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International Dateline

The Student News Site of Washington International School

International Dateline

The Student News Site of Washington International School

International Dateline

Why WIS Should Adopt an Open Grade Book System


The anticipation. The long wait. The surprise. This is the story of many students at our school when it comes to grades and the way in which the administration handles them. We should adopt an open grade book to improve the lives of students by creating transparency about academic progress and attendance, two things that seem to be out of reach under the current closed grade book.

Students can only view their grades two times per semester: at progress reports and at report cards. At progress reports teachers give commentary about the progression of each student including their strengths and weaknesses, but also how they contribute as a classmate and how they can continue to improve throughout the semester. Though, at report cards students receive a number grade from 1 to 7 in each class, but no observations on their work ethic or participation and no comments on their development during the year.

This is an inefficient system because students and parents are left with little information about their progress in school aside from the four times a year when grades are released which in reality is only two. Unless they find the time to meet with a teacher or ask the Dean of Students Ms. Eaton, grades and performance in a particular class are unavailable making daily improvement a challenge.

This period of waiting creates mystery because once results are released, students have no idea what played a role in their grade and therefore find it very difficult to figure out which aspects to improve upon. Also, many believe they are doing well in a particular class only to be surprised by their actual grade since they have no way of knowing how they are performing until their grades come out quarterly.

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Tests, quizzes and projects along with other assignments do shed light on the general accomplishments of students, but don’t always reflect the actual grade that will be given at progress reports and report cards.

In contrast, an open grade book would allow students to track their progress in every class at any time throughout the year. Also, students and parents would have a more open way to track their academic progression along with attendance. This would make the dreaded conversation about school much less difficult because parents would be able to see the way in which their child’s grades were formulated along with the commentary from teachers which would add proper context to the discussion.

Even if a student gets a bad grade or feels as if they could do better, the ability to physically see how they are doing every day is key to development both as a person and a student since it makes improvement seem attainable. The current system fails to show students the impact of their individual assignments except for when they publish grades which makes academic growth much harder.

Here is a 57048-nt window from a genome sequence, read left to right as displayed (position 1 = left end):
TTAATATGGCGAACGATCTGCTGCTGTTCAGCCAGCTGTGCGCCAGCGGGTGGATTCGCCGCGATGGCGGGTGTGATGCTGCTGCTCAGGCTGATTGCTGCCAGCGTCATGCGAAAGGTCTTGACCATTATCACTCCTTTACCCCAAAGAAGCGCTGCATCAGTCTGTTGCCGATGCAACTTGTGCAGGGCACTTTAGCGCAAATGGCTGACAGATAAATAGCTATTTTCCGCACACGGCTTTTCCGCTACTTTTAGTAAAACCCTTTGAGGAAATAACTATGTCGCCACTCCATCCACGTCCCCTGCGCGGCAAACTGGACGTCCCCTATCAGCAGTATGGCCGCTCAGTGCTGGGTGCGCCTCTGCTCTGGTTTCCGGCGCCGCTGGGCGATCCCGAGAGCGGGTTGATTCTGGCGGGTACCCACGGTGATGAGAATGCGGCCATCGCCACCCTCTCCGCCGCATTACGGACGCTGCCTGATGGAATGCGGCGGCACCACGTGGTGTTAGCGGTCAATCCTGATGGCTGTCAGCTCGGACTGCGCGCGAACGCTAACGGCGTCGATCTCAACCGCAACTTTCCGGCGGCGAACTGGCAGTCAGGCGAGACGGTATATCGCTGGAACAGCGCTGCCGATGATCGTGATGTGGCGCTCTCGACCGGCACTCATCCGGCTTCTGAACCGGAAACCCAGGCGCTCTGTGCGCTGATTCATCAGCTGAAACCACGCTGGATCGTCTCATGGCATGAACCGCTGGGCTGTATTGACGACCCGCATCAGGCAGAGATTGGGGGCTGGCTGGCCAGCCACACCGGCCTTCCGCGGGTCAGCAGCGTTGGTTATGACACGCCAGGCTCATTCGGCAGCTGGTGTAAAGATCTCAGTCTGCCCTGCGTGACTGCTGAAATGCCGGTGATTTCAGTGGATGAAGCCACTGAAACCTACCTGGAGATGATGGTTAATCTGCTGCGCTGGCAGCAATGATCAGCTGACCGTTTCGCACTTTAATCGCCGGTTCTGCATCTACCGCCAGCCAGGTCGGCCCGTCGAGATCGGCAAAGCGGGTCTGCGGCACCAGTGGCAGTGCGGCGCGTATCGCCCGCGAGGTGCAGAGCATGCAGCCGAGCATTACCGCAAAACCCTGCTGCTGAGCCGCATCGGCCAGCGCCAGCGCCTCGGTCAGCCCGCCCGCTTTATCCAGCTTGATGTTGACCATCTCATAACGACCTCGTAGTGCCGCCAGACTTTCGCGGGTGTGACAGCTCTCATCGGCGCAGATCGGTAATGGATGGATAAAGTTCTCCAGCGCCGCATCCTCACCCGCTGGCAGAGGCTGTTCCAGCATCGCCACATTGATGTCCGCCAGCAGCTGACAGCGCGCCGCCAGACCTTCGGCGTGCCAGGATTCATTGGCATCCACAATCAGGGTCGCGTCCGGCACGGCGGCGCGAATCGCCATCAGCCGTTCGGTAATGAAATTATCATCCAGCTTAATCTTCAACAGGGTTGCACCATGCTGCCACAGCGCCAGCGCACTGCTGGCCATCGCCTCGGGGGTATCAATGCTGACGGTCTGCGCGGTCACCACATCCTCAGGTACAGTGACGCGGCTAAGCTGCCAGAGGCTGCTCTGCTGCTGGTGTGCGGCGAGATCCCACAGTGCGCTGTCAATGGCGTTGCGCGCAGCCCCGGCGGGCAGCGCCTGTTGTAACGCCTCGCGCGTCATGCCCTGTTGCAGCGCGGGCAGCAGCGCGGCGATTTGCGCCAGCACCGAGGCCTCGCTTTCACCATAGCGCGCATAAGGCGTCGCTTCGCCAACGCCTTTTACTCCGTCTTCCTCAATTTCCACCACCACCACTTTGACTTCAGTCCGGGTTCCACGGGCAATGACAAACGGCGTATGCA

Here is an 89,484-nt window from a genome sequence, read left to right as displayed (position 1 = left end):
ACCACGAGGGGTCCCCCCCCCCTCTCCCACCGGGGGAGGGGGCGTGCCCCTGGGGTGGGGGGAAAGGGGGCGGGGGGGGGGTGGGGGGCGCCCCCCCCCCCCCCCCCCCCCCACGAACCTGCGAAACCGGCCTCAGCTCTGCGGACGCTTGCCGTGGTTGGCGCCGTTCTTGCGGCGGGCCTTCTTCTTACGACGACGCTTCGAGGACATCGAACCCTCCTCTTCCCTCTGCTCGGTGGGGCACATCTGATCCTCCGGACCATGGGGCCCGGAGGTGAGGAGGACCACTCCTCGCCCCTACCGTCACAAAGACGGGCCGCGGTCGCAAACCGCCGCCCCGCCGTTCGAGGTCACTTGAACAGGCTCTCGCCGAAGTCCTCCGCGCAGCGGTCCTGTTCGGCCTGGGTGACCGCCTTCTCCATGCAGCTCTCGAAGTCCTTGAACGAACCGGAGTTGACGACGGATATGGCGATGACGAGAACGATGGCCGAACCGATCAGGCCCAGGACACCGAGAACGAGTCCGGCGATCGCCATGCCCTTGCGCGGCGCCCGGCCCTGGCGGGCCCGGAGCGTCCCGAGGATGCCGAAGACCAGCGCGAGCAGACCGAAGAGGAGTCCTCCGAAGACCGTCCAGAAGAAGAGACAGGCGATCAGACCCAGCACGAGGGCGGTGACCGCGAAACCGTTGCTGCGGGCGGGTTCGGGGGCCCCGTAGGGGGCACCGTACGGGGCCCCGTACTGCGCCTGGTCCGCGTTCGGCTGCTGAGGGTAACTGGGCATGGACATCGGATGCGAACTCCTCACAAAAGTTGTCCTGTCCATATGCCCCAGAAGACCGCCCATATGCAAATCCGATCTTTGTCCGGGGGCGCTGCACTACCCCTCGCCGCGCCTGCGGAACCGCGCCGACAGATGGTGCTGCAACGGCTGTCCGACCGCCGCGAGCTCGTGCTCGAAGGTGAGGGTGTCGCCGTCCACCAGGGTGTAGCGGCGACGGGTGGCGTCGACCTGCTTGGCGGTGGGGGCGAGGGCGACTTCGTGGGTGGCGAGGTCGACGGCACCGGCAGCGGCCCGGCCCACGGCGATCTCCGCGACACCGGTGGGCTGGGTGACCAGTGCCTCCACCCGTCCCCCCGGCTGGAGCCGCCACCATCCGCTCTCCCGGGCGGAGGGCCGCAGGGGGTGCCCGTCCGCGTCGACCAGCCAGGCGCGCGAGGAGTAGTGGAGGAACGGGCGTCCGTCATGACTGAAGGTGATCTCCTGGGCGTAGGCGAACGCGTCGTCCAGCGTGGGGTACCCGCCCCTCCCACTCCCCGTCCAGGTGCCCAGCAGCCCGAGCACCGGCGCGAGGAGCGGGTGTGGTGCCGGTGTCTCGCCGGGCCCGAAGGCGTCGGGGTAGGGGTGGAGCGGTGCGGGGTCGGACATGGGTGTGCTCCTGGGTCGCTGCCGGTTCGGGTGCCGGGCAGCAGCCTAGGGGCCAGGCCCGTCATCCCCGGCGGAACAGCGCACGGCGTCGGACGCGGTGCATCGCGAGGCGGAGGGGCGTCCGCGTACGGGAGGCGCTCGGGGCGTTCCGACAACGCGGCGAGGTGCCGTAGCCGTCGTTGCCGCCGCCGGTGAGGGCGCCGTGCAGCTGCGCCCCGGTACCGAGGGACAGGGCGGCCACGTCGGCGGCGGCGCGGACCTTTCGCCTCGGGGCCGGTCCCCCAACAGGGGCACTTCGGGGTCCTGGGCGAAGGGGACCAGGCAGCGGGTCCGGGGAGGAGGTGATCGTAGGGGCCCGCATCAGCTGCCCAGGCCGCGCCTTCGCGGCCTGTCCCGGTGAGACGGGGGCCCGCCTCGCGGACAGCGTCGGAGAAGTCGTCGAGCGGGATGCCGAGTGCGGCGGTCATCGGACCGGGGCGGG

Also, students are unable to view their tardies and absences until progress reports and report cards come out. WIS instituted a program this year which requires students to attend an hour-long detention if they accumulate five unexcused tardies in one month. While this system works to hold students accountable and punctual, the fact that attendance can only be viewed four times a year hinders their ability to keep track of how many times they are late and can result in an unexpected detention.

Unlike WIS, public schools and even many private schools in the DC area such as St. John’s College High School and Wilson High School use online applications which show student’s daily GPA including every test, project and graded homework affects their grades. This software also allows for students to view how their summative and formative assignments add up to their grade in a particular class and can even monitor their attendance on a daily basis.

Studies have shown that there is a correlation between online grade books and improved student success due to the fact that there is a stronger line of communication between teachers and students and therefore a stronger relationship between students and parents.

While many experts, students, and parents believe this would promote competition and micromanaging among students, the ability to monitor grades and attendance daily would allow for greater understanding of one’s performance in class and prevent many unnecessary detentions. An open grade book system would create transparency between families and the school and make it easier to both improve academically and work to develop punctual habits that will last a lifetime.

Anders Westermann

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